RENOVATING MICRO GARDENS: I have developed an intensive cropping system from very small gardens which means I can obtain a high yield in the minimum space. I have less work to do as I don’t have to travel around the garden as much but to produce nutrient dense edible crops, these gardens need that extra bit of love. I top up during the growing cycle with my home made potting mix to reinvigorate the mini box gardens and also to replace the depth as the plants suck up the nutrients in the organic matter. There is always some shrinkage in this system but I have far less pests and high production so I feel that’s a fair trade off.



CROPS WE’RE HARVESTING: We tasted the first passionfruit off our vines a few days ago and they were so sweet – very little acid and definitely worth waiting for. They are planted in a naturally sandy soil so nutrients leach quickly. I’ve had to boost the organic matter with compost, adding coconut fibre which holds moisture well and digging in our food scraps. Have also added lucerne mulch to help feed the soil. This part of the garden is along our boundary fence and a pain to reach with the hose so they’ve had to pretty well look after themselves for moisture. Once a week I’ve been taking a watering can over with some E.M., molasses and seaweed to give them some love and let them know I still care! Also use Natramin, Nutri-Store Gold and Organic Xtra fertilisers to build up the mineral content and balance within the soil.

We’re also harvesting loads of chillis, pumpkins, spinach, salad greens like lettuce, baby spinach, rocket, mustard greens, tatsoi etc and herbs of all kinds, tomatoes, leeks, spring onions, capsicum, mandarins, lemons, avocadoes, eggplant and beans.  A bunch of bananas is nearly ready too.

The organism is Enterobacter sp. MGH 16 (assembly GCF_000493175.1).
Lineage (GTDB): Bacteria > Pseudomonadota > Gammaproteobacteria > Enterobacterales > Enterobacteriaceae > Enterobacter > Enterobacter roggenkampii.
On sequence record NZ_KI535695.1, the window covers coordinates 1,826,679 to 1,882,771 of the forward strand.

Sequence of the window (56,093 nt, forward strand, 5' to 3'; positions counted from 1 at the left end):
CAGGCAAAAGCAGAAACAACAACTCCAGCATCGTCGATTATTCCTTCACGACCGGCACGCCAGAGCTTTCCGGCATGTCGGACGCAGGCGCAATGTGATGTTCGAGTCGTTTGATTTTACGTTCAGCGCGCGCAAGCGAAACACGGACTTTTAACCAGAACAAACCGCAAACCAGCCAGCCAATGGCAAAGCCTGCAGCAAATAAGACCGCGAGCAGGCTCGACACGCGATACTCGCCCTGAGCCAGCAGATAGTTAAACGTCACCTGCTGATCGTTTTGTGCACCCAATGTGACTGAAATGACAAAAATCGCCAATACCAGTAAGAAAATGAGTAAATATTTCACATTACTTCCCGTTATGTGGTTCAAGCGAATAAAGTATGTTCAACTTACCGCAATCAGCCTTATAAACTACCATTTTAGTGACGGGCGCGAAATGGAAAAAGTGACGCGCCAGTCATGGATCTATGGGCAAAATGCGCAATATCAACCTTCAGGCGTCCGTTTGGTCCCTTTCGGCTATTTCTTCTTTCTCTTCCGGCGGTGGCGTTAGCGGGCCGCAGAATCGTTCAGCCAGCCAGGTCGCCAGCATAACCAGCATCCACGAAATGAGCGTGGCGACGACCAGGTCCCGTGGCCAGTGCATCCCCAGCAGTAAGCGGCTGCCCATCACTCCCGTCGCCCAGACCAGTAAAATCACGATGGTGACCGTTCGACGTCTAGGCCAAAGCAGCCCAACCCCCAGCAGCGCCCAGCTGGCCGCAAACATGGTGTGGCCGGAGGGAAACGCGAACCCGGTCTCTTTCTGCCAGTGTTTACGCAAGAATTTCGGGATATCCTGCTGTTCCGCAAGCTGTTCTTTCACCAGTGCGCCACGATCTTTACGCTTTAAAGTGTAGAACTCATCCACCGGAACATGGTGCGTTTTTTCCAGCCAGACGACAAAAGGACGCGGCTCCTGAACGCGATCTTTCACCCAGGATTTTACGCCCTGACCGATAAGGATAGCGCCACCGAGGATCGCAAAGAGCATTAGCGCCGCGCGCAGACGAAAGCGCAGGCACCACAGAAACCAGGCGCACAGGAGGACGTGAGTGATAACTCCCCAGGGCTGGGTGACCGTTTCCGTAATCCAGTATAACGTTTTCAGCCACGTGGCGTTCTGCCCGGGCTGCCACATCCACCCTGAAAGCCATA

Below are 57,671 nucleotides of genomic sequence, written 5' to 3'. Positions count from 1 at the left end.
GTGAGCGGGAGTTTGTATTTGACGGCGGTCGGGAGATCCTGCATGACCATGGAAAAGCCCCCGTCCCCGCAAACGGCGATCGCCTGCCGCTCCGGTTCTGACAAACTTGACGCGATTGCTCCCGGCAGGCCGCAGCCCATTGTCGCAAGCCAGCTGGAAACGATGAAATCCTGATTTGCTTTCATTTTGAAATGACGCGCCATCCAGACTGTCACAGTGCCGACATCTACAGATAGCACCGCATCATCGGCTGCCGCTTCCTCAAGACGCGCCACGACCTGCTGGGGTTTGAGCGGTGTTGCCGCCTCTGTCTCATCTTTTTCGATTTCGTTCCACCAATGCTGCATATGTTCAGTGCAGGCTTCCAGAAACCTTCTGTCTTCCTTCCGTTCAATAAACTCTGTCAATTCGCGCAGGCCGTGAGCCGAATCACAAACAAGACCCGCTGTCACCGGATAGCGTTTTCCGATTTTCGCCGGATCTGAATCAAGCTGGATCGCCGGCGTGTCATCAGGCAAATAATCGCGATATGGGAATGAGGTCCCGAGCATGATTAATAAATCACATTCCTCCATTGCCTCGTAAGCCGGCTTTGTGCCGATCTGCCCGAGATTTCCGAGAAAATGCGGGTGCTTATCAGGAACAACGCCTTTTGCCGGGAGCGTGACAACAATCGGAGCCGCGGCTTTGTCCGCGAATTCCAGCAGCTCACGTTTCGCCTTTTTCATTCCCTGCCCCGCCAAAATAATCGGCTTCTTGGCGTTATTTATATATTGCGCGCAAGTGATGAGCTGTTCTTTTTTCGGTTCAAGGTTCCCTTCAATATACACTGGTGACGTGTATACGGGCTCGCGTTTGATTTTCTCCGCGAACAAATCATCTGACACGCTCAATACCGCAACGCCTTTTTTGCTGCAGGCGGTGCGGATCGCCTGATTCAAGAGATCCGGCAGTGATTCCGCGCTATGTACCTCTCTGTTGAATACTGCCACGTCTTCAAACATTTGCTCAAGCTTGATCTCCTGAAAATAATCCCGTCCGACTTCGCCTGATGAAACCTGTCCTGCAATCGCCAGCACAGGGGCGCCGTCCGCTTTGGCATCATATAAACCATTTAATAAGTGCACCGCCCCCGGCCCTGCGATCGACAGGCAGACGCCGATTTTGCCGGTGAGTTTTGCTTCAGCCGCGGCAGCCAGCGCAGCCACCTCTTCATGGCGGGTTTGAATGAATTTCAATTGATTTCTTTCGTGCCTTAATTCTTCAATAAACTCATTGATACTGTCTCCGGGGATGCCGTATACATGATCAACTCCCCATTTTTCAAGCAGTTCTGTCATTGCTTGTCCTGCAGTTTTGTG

HERBS: Herbs play a big role in my cooking and also for health but I hate going out at night in winter with a torch to grab a handful of herbs at dinner time. It gets dark so early so I’ve transplanted some of my most used herbs into some pots and put them on our outdoor dining table as an edible centrepiece. Much more convenient.



I’m letting our Lemon Basil go to seed and will replant when it gets warmer.  Have just harvested sweet basil and mustard greens, mild chilli and chia seeds and they are drying for processing soon. 

RAISED NO DIG GARDEN BED: This new no-dig raised bed is about 8m long and 1.2m wide with layers of compost, manure, soil, minerals, leaf litter, lucerne and other hay. We’ve had great success growing in raised beds – less pest problems, great drainage, not so hard on my back and much easier to maintain – so looking forward to planting out our larger winter crops in that very soon. The other raised bed (about 20m long) is currently being planted out with edibles from my plant nursery and will soon fill in the spaces as the weather warms up with other crops like zucchini and sweet corn.  It was previously intensively cropped so we've been making the most of our other garden spaces in the meantime.

Looking forward to sharing the techniques we use and picking up some tips from others. 

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2010 WINTER - first attempts at growing veg